Now, I don't think I'm an Aspie. But I do think that I'm diagnosable with...I don't know; maybe not with something on the spectrum, but with sensory integration issues that in many ways mimic at least some of the characteristics of ASD. When I was a teenager, back when all I knew of autism was Rain Man, I used to not-completely-jokingly joke that I had a subclinical form of autism (like I said, 'spectrum' wasn't even close to being in my vocabulary) because I had always, for as long as I could remember, not only sucked my thumb but rocked back and forth to soothe myself. I did it so violently in first grade when I needed to stand and read or recite that my teacher would put her hands on my shoulders to root me in place. (At which point I would lose my place, unable to think about anything except needing to rock.) I did it in high school during a public speaking course I took. When I got my first magazine job, my boss (a spectrummy guy if ever I met one) and I used to rock in unison when we talked; we worked on the 31st floor of a building and our colleagues used to joke that if we didn't cut it out, we'd start the whole building swaying.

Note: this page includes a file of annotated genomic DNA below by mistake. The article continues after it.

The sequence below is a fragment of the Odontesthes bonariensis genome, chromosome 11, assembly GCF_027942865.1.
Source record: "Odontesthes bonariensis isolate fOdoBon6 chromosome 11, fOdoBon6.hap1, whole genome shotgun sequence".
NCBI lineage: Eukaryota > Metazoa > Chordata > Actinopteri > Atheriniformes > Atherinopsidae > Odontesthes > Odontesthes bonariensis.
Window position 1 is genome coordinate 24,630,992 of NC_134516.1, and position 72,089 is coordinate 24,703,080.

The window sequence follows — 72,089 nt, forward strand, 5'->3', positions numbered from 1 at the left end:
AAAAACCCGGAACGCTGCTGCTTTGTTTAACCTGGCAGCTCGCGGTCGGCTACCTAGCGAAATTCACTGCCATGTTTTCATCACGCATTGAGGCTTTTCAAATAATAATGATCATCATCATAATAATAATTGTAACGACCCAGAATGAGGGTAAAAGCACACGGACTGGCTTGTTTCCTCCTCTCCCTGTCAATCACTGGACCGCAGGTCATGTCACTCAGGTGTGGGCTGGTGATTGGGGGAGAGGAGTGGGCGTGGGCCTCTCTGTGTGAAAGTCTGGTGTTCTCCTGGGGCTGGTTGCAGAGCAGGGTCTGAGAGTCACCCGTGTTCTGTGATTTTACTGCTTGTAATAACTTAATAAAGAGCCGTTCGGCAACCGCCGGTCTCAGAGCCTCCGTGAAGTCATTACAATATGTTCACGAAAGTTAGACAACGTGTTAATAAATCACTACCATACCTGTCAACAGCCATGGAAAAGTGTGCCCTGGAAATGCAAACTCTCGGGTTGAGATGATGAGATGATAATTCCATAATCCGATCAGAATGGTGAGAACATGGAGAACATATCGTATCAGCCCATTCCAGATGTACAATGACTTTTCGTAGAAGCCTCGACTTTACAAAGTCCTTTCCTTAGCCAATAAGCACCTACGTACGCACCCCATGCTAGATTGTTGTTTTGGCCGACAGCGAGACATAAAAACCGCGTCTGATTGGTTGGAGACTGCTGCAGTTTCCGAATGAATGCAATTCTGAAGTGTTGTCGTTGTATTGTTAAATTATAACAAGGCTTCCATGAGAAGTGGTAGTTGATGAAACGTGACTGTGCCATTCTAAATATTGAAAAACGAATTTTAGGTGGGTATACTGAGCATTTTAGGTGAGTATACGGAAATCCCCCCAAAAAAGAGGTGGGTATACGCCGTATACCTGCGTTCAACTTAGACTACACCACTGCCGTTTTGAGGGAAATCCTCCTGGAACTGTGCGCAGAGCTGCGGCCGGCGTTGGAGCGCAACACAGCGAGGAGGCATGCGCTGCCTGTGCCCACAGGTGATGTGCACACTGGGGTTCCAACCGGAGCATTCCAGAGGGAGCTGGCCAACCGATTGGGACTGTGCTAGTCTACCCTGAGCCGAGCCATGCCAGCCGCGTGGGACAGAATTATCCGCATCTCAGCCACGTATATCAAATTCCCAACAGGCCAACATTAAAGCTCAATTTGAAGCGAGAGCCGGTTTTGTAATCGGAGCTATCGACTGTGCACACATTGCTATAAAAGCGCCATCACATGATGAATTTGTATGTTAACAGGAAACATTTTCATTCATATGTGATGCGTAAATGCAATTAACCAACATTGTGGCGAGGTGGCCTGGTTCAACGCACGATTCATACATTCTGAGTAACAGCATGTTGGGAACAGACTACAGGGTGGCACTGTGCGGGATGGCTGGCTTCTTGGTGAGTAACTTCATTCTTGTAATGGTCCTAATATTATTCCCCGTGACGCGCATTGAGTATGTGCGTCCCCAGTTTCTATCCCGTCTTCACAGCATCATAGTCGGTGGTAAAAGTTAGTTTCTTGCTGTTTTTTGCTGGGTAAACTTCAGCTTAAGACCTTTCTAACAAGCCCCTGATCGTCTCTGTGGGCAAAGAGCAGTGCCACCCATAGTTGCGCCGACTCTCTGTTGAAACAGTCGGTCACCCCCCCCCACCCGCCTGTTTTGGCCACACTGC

Add that to the thumb sucking, and the pen chewing, and a nail biting habit that frequently has me bleeding from my fingertips, and an inability to wear socks because they 'squish' my feet and I can't concentrate, and any of a hundred other similar habits...and you've got something. Something that, had I put my finger on it before my 49th year, might have made it easier for me to get through life. Something that, as I near 50, or maybe just as I spend more time trying to make the world fit my son a little better, rather than forcing him to do all the changing to fit the world, makes me wonder whether I really have to keep trying so hard to be what everyone else is. Whether I have to keep forcing myself into places and situations that make my heart thump in fear and anxiety.